Shippers wait scrapping of 2.1% Special Import Levy

Business News of Monday, 30 January 2017



Shipping Container 2Government introduced the Special Import Levy in July 2013 as “stop gap” tax on specialised imports

Maritime sector actors say they cannot wait for the new government to scrap the 2.1 percent Special Import Levy (SIL), as well as the other tax cuts it promised, as they seek enhanced operating environment at the ports.

Chairperson of the Greater Accra Regional Shipper Committee (GARSC), Adobea Asiama-Aboagye, told the B&FT in an interview that: “The new government promised tax cuts; and for those of us in the shipping sector, we expect that the Special Import Levy will go.”

Executive Secretary of the Importers and Exporters Association of Ghana, Samson Asaki Awingobit, also said: “If government is able to implement what it promised to do for the sea trade sector, it will significantly empower businesses in the dominant economic area and that will trigger national socio-economic growth.”

Government introduced the Special Import Levy in July 2013 as a “stop gap” tax on specialised imports to the country in an effort to raise revenue to support shortfalls in the 2013 fiscal budget year.

Although the levy was supposed to be in place for three years—which means it should have ended in 2015— it continues to be applied, and shippers say they cannot continue to endure its harsh business implications.

The blue economy is a critical economic area that provides thousands of jobs and rakes in huge revenue to the national kitty, with ongoing expansion works at the Tema Port expected to engage 5,000 new hands.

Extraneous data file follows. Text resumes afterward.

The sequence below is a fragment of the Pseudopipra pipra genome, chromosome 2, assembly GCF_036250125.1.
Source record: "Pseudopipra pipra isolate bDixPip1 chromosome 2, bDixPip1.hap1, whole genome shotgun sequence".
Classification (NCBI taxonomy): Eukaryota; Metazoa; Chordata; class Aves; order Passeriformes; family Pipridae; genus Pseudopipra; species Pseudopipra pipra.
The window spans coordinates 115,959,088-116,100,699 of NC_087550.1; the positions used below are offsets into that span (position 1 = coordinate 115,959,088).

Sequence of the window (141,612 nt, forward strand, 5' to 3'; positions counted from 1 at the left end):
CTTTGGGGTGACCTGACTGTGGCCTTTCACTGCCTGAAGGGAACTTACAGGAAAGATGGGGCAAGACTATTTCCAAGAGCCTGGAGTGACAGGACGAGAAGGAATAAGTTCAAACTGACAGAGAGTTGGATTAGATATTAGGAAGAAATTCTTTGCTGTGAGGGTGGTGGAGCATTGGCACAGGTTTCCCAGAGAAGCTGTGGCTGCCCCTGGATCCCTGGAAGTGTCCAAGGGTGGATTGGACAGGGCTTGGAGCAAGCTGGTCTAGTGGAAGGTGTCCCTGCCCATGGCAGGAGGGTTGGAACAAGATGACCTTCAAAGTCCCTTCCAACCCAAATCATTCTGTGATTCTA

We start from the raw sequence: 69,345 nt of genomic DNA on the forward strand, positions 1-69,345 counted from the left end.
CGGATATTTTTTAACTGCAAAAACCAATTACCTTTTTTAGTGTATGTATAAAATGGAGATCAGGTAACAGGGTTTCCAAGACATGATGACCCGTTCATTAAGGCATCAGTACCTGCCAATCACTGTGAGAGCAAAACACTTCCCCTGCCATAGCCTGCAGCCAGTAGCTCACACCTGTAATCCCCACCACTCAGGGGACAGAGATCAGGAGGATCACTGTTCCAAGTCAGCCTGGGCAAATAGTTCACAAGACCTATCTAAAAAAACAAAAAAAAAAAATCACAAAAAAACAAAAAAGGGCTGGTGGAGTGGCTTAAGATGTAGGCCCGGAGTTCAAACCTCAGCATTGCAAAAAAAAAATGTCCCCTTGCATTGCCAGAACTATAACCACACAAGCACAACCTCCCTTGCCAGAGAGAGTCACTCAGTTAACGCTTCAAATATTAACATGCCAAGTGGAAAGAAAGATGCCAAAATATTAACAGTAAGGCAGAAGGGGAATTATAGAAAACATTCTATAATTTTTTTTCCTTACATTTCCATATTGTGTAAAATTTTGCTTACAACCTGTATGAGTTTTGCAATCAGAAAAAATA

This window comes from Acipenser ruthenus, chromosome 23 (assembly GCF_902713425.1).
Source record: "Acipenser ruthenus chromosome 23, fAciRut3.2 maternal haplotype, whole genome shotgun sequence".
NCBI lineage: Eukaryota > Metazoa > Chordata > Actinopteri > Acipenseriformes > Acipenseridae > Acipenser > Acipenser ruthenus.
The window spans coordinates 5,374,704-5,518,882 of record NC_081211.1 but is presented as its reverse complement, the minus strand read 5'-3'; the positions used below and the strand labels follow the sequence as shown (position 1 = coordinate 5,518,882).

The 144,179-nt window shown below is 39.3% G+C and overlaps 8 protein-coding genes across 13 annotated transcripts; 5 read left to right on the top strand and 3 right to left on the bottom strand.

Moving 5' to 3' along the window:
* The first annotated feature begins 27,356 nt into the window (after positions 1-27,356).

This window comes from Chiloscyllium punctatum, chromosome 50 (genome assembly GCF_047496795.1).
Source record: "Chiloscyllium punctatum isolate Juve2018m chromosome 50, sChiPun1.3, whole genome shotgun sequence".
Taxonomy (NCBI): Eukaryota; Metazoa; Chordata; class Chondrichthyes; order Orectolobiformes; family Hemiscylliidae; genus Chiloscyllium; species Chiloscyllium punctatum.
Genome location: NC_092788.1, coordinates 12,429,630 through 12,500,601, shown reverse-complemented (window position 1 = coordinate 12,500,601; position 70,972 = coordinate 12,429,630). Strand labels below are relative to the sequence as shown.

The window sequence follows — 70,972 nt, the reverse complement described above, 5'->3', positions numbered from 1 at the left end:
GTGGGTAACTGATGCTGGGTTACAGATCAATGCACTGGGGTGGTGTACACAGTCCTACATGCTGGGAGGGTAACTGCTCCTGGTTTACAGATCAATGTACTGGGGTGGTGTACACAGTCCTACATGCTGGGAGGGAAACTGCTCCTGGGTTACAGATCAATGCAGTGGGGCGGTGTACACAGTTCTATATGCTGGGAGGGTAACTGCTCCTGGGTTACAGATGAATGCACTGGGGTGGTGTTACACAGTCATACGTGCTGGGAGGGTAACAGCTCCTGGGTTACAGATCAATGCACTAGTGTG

According to the 2016 Oxford Business Group (OBG) Report, combined throughput at the country’s ports exceeds 17m tonnes per annum (tpa) and transit cargo has reached over 800,000 tpa, an increase of over 40% since 2010.

Also, the country’s primary ports, Tema and Takoradi, now handle over 900,000 twenty-foot equivalent units (TEUs) every year.

Industry players have also welcomed President Nana Addo Dankwa Akufo-Addo’s decision to set up a special ministry to develop the country’s rail network.

According to the GARSC boss, the establishment of a railway ministry is in the right direction as it will help reduce the cost of business in terms of haulage.

“We pay a lot in transporting cargo from the port to the hinterlands, but of course, if we have a running rail network, then it is going to be cheaper for exports.

An efficient rail transport system will ensure smoother and faster movement of cargo at the ports.

When you come to the port area, several terminals have been given for trucks to be parked, and this seems to be a nuisance but that is what is at stake…”

According to Mr. Awingobit, the Ministry of Railway Development is a prudent and important decision from government, as it will give due attention to the development of an efficient rail transport system.

“Ultimately, this will reduce the cost of doing business at the port, specifically when it comes to movement of cargo from the port to inland destinations.”